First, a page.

been certain to have opened that bag and to have stayed at home to keep watch over her, and to await the moment when she would say to him at last ‘I am yours,’ and to fly with her far from their fatal surroundings.

“But no, he did not touch his talisman, and what is the reason he gives for it? The chief reason, as I have just said, was that when she would say ‘I am yours, take me where you will,’ he might have the wherewithal to take her. But that first reason, in the prisoner’s own words, was of little weight beside the second. While I have that money on me, he said, I am a scoundrel, not a thief, for I can always go to my insulted betrothed, and, laying down half the sum I have fraudulently appropriated, I can always say to her, ‘You see I’ve squandered half your money, and shown I am a weak and immoral man, and, if you like, a scoundrel’ (I use the prisoner’s own expressions), ‘but though I am a scoundrel, I am not a thief, for if I had been a thief, I shouldn’t have brought you back this half of the money, but should have taken it as I did the other half!’ A marvellous explanation! This frantic, but weak man, who could not resist the temptation of accepting the three thousand roubles at the price of such disgrace, this very man suddenly develops the most stoical firmness, and carries about a thousand roubles without daring to touch it. Does that fit in at all with the character we have analysed? No, and I venture to tell you how the real Dmitri Karamazov would have behaved in such circumstances, if he really had brought himself to put away the money.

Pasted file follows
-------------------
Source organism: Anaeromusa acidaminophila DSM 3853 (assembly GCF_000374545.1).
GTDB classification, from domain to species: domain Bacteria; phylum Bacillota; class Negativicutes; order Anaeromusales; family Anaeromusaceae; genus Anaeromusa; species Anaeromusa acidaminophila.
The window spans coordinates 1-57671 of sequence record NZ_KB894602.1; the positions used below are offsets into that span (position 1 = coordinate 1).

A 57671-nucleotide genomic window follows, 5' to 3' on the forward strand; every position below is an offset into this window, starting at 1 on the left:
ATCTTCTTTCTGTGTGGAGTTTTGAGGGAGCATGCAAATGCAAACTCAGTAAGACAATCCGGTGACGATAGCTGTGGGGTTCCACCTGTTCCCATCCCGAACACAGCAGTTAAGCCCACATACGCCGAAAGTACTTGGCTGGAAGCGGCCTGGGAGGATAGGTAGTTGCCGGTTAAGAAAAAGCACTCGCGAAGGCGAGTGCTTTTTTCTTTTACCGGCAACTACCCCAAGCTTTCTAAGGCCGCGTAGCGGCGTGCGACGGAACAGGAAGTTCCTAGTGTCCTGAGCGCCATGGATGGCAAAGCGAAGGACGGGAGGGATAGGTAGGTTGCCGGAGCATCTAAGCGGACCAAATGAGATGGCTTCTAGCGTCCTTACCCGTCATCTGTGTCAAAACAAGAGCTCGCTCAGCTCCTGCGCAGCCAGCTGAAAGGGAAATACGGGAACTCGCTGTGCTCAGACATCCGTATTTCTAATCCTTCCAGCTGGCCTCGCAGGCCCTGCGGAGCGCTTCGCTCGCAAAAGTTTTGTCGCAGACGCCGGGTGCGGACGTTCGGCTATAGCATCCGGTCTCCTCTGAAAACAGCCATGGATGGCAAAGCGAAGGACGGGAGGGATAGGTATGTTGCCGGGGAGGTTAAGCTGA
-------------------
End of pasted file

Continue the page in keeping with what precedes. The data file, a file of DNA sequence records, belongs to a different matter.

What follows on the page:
“At the first temptation—for instance, to entertain the woman with whom he had already squandered half the money—he would have unpicked his little bag and have taken out some hundred roubles, for why should he have taken back precisely half the money, that is, fifteen hundred roubles; why not fourteen hundred? He could just as well have said then that he was not a thief, because he brought back fourteen hundred roubles. Then another time he would have unpicked it again and taken out another hundred, and then a third, and then a fourth, and before the end of the month he would have taken the last note but one, feeling that if he took back only a hundred it would answer the purpose, for a thief would have stolen it all. And then he would have looked at this last note, and have said to himself, ‘It’s really not worth while to give back one hundred; let’s spend that, too!’ That’s how the real Dmitri Karamazov, as we know him, would have behaved. One cannot imagine anything more incongruous with the actual fact than this legend of the little bag. Nothing could be more inconceivable. But we shall return to that later.”

After touching upon what had come out in the proceedings concerning the financial relations of father and son, and arguing again and again that it was utterly impossible, from the facts known, to determine which was in the wrong, Ippolit Kirillovitch passed to the evidence of the medical experts in reference to Mitya’s fixed idea about the three thousand owing him.

  By PanEris using Melati.

Previous chapter/page Back Home Email this Search Discuss Bookmark Next chapter
Copyright: All texts on Bibliomania are © Ltd, and may not be reproduced in any form without our written permission. See our FAQ for more details.